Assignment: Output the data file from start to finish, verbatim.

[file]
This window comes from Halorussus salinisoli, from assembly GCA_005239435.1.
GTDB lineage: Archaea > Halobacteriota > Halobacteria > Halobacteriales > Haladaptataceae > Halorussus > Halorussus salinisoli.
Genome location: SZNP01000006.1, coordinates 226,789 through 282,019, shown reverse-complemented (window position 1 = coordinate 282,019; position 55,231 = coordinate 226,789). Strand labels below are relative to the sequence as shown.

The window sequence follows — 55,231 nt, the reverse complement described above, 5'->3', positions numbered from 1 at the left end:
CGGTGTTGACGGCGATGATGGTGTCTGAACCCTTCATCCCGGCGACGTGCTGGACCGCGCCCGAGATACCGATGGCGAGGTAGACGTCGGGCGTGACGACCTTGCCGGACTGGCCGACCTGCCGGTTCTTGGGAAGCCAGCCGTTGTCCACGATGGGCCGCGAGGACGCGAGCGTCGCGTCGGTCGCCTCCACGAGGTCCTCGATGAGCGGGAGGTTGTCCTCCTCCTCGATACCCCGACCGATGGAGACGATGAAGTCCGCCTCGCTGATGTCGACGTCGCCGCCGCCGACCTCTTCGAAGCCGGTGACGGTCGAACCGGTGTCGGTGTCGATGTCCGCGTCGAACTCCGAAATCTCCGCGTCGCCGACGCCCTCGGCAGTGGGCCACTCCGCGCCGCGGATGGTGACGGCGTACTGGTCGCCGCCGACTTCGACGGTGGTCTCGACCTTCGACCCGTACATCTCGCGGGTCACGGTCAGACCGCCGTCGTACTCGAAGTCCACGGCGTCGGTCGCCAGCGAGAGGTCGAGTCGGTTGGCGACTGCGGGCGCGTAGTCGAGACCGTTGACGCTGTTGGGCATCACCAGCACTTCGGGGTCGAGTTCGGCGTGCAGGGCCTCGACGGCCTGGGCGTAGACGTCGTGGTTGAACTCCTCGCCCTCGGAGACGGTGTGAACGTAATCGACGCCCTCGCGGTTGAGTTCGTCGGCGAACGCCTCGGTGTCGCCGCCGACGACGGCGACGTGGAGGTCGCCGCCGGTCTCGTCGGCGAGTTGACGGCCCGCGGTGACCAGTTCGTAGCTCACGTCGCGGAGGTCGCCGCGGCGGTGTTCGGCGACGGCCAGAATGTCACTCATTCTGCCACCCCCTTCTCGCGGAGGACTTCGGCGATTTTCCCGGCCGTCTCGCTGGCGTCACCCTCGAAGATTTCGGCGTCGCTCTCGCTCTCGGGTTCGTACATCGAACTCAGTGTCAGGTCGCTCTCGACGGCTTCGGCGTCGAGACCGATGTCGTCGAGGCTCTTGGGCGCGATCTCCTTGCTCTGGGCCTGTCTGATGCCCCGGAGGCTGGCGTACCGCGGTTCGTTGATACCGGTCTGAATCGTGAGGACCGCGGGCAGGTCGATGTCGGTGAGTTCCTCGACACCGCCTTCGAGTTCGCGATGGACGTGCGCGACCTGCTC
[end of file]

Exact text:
This window comes from Halorussus salinisoli, from assembly GCA_005239435.1.
GTDB lineage: Archaea > Halobacteriota > Halobacteria > Halobacteriales > Haladaptataceae > Halorussus > Halorussus salinisoli.
Genome location: SZNP01000006.1, coordinates 226,789 through 282,019, shown reverse-complemented (window position 1 = coordinate 282,019; position 55,231 = coordinate 226,789). Strand labels below are relative to the sequence as shown.

The window sequence follows — 55,231 nt, the reverse complement described above, 5'->3', positions numbered from 1 at the left end:
CGGTGTTGACGGCGATGATGGTGTCTGAACCCTTCATCCCGGCGACGTGCTGGACCGCGCCCGAGATACCGATGGCGAGGTAGACGTCGGGCGTGACGACCTTGCCGGACTGGCCGACCTGCCGGTTCTTGGGAAGCCAGCCGTTGTCCACGATGGGCCGCGAGGACGCGAGCGTCGCGTCGGTCGCCTCCACGAGGTCCTCGATGAGCGGGAGGTTGTCCTCCTCCTCGATACCCCGACCGATGGAGACGATGAAGTCCGCCTCGCTGATGTCGACGTCGCCGCCGCCGACCTCTTCGAAGCCGGTGACGGTCGAACCGGTGTCGGTGTCGATGTCCGCGTCGAACTCCGAAATCTCCGCGTCGCCGACGCCCTCGGCAGTGGGCCACTCCGCGCCGCGGATGGTGACGGCGTACTGGTCGCCGCCGACTTCGACGGTGGTCTCGACCTTCGACCCGTACATCTCGCGGGTCACGGTCAGACCGCCGTCGTACTCGAAGTCCACGGCGTCGGTCGCCAGCGAGAGGTCGAGTCGGTTGGCGACTGCGGGCGCGTAGTCGAGACCGTTGACGCTGTTGGGCATCACCAGCACTTCGGGGTCGAGTTCGGCGTGCAGGGCCTCGACGGCCTGGGCGTAGACGTCGTGGTTGAACTCCTCGCCCTCGGAGACGGTGTGAACGTAATCGACGCCCTCGCGGTTGAGTTCGTCGGCGAACGCCTCGGTGTCGCCGCCGACGACGGCGACGTGGAGGTCGCCGCCGGTCTCGTCGGCGAGTTGACGGCCCGCGGTGACCAGTTCGTAGCTCACGTCGCGGAGGTCGCCGCGGCGGTGTTCGGCGACGGCCAGAATGTCACTCATTCTGCCACCCCCTTCTCGCGGAGGACTTCGGCGATTTTCCCGGCCGTCTCGCTGGCGTCACCCTCGAAGATTTCGGCGTCGCTCTCGCTCTCGGGTTCGTACATCGAACTCAGTGTCAGGTCGCTCTCGACGGCTTCGGCGTCGAGACCGATGTCGTCGAGGCTCTTGGGCGCGATCTCCTTGCTCTGGGCCTGTCTGATGCCCCGGAGGCTGGCGTACCGCGGTTCGTTGATACCGGTCTGAATCGTGAGGACCGCGGGCAGGTCGATGTCGGTGAGTTCCTCGACACCGCCTTCGAGTTCGCGATGGACGTGCGCGACCTGCTC